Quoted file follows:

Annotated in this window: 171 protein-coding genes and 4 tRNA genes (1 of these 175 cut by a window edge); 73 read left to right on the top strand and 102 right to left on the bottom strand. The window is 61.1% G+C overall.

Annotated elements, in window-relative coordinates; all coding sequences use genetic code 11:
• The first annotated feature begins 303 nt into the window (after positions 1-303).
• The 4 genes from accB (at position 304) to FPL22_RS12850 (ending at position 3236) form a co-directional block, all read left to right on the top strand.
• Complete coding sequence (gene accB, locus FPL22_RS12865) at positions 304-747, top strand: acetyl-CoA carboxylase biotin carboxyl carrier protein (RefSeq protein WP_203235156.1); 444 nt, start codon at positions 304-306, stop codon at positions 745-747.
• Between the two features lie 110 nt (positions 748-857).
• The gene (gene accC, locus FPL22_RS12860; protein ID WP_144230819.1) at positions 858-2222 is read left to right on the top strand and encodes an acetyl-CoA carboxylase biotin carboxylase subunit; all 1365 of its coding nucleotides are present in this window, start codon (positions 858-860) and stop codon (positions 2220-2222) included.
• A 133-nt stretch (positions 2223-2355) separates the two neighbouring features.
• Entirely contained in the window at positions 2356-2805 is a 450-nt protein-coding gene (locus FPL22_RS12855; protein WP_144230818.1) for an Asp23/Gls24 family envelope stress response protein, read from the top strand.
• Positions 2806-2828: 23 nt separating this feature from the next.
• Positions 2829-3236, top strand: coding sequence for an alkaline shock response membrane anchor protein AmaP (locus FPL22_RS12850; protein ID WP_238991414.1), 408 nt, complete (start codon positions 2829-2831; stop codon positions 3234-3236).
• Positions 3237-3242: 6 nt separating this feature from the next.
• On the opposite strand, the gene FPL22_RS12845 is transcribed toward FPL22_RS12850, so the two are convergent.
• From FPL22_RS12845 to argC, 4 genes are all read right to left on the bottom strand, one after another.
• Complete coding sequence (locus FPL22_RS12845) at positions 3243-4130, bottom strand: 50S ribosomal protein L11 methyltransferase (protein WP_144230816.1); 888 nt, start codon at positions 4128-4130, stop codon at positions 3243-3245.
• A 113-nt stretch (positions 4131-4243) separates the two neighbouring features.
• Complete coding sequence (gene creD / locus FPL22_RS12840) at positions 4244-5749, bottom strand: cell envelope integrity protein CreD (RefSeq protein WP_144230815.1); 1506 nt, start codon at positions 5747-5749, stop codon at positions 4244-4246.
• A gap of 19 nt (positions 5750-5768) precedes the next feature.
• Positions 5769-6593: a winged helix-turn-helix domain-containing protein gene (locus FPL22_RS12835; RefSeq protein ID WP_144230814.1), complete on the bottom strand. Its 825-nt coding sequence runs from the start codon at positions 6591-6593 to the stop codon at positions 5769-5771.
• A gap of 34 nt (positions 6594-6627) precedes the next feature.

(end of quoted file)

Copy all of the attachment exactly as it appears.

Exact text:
Annotated in this window: 171 protein-coding genes and 4 tRNA genes (1 of these 175 cut by a window edge); 73 read left to right on the top strand and 102 right to left on the bottom strand. The window is 61.1% G+C overall.

Annotated elements, in window-relative coordinates; all coding sequences use genetic code 11:
• The first annotated feature begins 303 nt into the window (after positions 1-303).
• The 4 genes from accB (at position 304) to FPL22_RS12850 (ending at position 3236) form a co-directional block, all read left to right on the top strand.
• Complete coding sequence (gene accB, locus FPL22_RS12865) at positions 304-747, top strand: acetyl-CoA carboxylase biotin carboxyl carrier protein (RefSeq protein WP_203235156.1); 444 nt, start codon at positions 304-306, stop codon at positions 745-747.
• Between the two features lie 110 nt (positions 748-857).
• The gene (gene accC, locus FPL22_RS12860; protein ID WP_144230819.1) at positions 858-2222 is read left to right on the top strand and encodes an acetyl-CoA carboxylase biotin carboxylase subunit; all 1365 of its coding nucleotides are present in this window, start codon (positions 858-860) and stop codon (positions 2220-2222) included.
• A 133-nt stretch (positions 2223-2355) separates the two neighbouring features.
• Entirely contained in the window at positions 2356-2805 is a 450-nt protein-coding gene (locus FPL22_RS12855; protein WP_144230818.1) for an Asp23/Gls24 family envelope stress response protein, read from the top strand.
• Positions 2806-2828: 23 nt separating this feature from the next.
• Positions 2829-3236, top strand: coding sequence for an alkaline shock response membrane anchor protein AmaP (locus FPL22_RS12850; protein ID WP_238991414.1), 408 nt, complete (start codon positions 2829-2831; stop codon positions 3234-3236).
• Positions 3237-3242: 6 nt separating this feature from the next.
• On the opposite strand, the gene FPL22_RS12845 is transcribed toward FPL22_RS12850, so the two are convergent.
• From FPL22_RS12845 to argC, 4 genes are all read right to left on the bottom strand, one after another.
• Complete coding sequence (locus FPL22_RS12845) at positions 3243-4130, bottom strand: 50S ribosomal protein L11 methyltransferase (protein WP_144230816.1); 888 nt, start codon at positions 4128-4130, stop codon at positions 3243-3245.
• A 113-nt stretch (positions 4131-4243) separates the two neighbouring features.
• Complete coding sequence (gene creD / locus FPL22_RS12840) at positions 4244-5749, bottom strand: cell envelope integrity protein CreD (RefSeq protein WP_144230815.1); 1506 nt, start codon at positions 5747-5749, stop codon at positions 4244-4246.
• A gap of 19 nt (positions 5750-5768) precedes the next feature.
• Positions 5769-6593: a winged helix-turn-helix domain-containing protein gene (locus FPL22_RS12835; RefSeq protein ID WP_144230814.1), complete on the bottom strand. Its 825-nt coding sequence runs from the start codon at positions 6591-6593 to the stop codon at positions 5769-5771.
• A gap of 34 nt (positions 6594-6627) precedes the next feature.